How Christian Leaders Made the Case for the Crusades as an Act of… Love?
Richard Firth-Godbehere on Saint Augustine's Exception to "Thou Shalt Not Kill"
Seven hundred years after Augustine’s conversion, Pope Urban stood before a packed hall at Clermont—in what was then the Duchy of Aquitaine—filled with dozens, probably hundreds, of the most powerful and influential people in Europe, including archbishops, abbots, knights, and noblemen from across the region. It was November 1095, and if he was going to make an impact, now was the time to do it. Augustine’s ideas about love and emotion still dominated Christianity at the time, and Urban, a skilled rhetorician, knew how to use them. He began his speech.
Most beloved brethren: Urged by necessity, I, Urban, by the permission of God chief bishop and prelate over the whole world, have come to these parts as an ambassador with a divine admonition to you, the servants of God.
At least, that’s what the version written by Fulcher of Chartres claims he said. There are several records of this speech, each set down by someone supposedly present at the time. In reality, it’s likely that the majority are retellings of a small number of original accounts that have been embellished to make a point. That doesn’t mean that they are all completely different, though. Almost every account of Urban’s speech has him referring to his fellow Christians as “beloved brethren.” The words occur not only in the version of the address above but also in accounts by Robert the Monk, Guibert of Nogent, and Balderic, archbishop of Dol.
That the “beloved brethren” term was used as a way to get everyone on the same page in every account is important. Urban and his chroniclers were tapping into the crowd’s brotherly, uti love for fellow Christians who were up against a common enemy. The most explicit example of this is found in the account by Balderic of Dol. After listing the horrors inflicted by Islamic forces on his fellow Christians living at the edges of the Byzantine Empire—they were flogged, driven from their homes, enslaved, robbed of their churches, and so on—Urban is said to have addressed the crowd directly:
You should shudder, brethren, you should shudder at raising a violent hand against Christians; it is less wicked to brandish your sword against Saracens. It is the only warfare that is righteous, for it is charity to risk your life for your brothers.
The word used in most of the primary sources for charity was caritas — that Augustinian right sort of love. But Urban and his chroniclers were also tapping into the direct and powerful frui love you should feel for Christ himself. Robert the Monk had Urban use this notion to pry people away from those they loved on earth:
But if you are hindered by love of children, parents and wives, remember what the Lord says in the Gospel, “He that loveth father or mother more than me, is not worthy of me . . . Every one that hath forsaken houses, or brethren, or sisters, or father, or mother, or wife, or children, or lands for my name’s sake shall receive an hundredfold and shall inherit everlasting life.”
The chance of everlasting life in the presence of God was the key. Linking it to a frui love for Christ and fellow Christians was powerful.
Much of the crusader rhetoric tapped into uti love for the Holy Land itself. The ever-polemical Balderic of Dol echoed Psalm 79:1 by having Urban say:
We weep and wail, brethren, alas, like the Psalmist, in our inmost heart! We are wretched and unhappy, and in us is that prophecy fulfilled: “God, the nations are come into thine inheritance; thy holy temple have they defiled; they have laid Jerusalem in heaps; the dead bodies of thy servants have been given to be food for the birds of the heaven, the flesh of thy saints unto the beasts of the Earth. Their blood have they shed like water round about Jerusalem, and there was none to bury them.”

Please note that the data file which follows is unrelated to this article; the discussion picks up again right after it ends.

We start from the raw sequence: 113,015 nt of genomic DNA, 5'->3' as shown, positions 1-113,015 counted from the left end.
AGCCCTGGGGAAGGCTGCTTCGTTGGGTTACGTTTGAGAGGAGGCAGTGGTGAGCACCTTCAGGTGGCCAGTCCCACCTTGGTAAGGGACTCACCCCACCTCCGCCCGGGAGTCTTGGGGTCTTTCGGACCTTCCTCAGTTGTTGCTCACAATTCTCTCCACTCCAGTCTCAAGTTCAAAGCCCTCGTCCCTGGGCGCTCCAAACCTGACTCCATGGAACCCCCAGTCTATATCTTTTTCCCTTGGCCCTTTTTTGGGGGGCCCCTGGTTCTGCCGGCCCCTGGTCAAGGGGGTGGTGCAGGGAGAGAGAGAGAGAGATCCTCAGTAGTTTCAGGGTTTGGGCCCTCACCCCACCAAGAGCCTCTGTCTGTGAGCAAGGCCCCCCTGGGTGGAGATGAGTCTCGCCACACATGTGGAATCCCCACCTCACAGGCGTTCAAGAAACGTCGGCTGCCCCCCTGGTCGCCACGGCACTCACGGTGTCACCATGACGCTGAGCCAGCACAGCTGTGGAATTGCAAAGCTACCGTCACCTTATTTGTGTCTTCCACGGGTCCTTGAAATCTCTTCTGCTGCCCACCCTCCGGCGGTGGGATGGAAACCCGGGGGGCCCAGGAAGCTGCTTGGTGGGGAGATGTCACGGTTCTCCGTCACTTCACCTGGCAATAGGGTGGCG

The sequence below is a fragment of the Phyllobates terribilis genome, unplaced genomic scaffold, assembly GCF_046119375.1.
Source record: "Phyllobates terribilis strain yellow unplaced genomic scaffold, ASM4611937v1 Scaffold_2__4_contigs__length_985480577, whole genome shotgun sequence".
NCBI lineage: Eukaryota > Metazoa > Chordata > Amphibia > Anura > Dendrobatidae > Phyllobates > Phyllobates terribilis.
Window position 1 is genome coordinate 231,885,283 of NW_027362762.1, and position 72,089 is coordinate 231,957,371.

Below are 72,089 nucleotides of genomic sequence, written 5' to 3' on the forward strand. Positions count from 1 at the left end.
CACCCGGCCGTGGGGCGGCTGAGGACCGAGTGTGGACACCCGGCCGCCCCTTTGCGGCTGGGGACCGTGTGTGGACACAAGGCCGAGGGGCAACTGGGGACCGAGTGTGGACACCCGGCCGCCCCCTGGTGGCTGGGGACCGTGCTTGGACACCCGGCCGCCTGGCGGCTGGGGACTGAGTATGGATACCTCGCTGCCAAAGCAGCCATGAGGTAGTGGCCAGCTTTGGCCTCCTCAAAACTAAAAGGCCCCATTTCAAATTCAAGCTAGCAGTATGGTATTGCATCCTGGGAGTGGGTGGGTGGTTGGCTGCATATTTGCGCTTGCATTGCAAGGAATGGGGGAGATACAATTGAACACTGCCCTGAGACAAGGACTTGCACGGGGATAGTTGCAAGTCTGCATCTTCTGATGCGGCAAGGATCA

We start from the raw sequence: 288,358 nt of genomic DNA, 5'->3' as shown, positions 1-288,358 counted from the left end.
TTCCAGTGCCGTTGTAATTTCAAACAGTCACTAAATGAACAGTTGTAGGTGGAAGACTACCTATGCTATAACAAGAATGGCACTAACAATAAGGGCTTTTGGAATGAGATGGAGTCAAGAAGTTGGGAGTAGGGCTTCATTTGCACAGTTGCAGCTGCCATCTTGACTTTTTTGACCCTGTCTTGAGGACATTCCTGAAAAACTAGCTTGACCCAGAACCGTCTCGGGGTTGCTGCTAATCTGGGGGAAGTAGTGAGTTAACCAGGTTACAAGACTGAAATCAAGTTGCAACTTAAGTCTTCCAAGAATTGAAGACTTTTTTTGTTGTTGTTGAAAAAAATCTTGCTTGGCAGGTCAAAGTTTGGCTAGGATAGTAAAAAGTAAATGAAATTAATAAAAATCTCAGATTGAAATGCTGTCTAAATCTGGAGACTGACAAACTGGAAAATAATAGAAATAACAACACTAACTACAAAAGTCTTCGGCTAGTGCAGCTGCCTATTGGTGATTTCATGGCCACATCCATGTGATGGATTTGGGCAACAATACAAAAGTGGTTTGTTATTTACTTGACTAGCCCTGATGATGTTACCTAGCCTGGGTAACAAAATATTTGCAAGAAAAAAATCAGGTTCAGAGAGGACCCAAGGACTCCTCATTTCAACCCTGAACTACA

This uti love for the Holy Land wasn’t just a legend built up by Crusade writers. Islamic accounts of the Crusades put similar words into the mouths of crusaders. Writing about the Islamic reconquering of Jerusalem in 1187, Persian scholar Imad ad-Din al-Isfahani heard terrified crusaders get ready for a final battle with the words:
We love this place, we are bound to it, our honour lies in honouring it, its salvation is ours, its safety is ours, its survival is ours. If we go far from it we shall surely be branded with shame and just censure, for here is the place of the crucifixion and our goal, the altar and the place of sacrifice.
The impetus for crusading seems to have been a deep sense of uti love in the Augustinian sense. The problem is, Augustine didn’t mean “love only thy neighbors whom you agree with,” and that raises a question about how an 11th-century man might reconcile violence against others with neighborly love. Thankfully, at least from the crusader’s point of view, Augustine also had an answer for that in his concept of a just war.
Augustine saw war as an act of correction, a bit like disciplining a child who has misbehaved. He wrote:
They who have waged war in obedience to the divine command, or in conformity with His laws have represented in their persons the public justice or the wisdom of government, and in this capacity have put to death wicked men; such persons have by no means violated the commandment, “Thou shalt not kill.”
As long as you are fighting for the right reasons—that is, for God—and not for personal gain or hatred, then the war is just. More than that, it can be an act of uti love. Killing a sinner is to remove sin from the face of the earth, and that, to Augustine, was a good thing. It was also a good thing for the crusaders.
Excerpted from A HUMAN HISTORY OF EMOTION by Richard Firth-Godbehere. Copyright © 2021 by Richard Firth- Godbehere. Used with permission from Little, Brown Spark, an imprint of Little, Brown and Company. New York, NY. All rights reserved.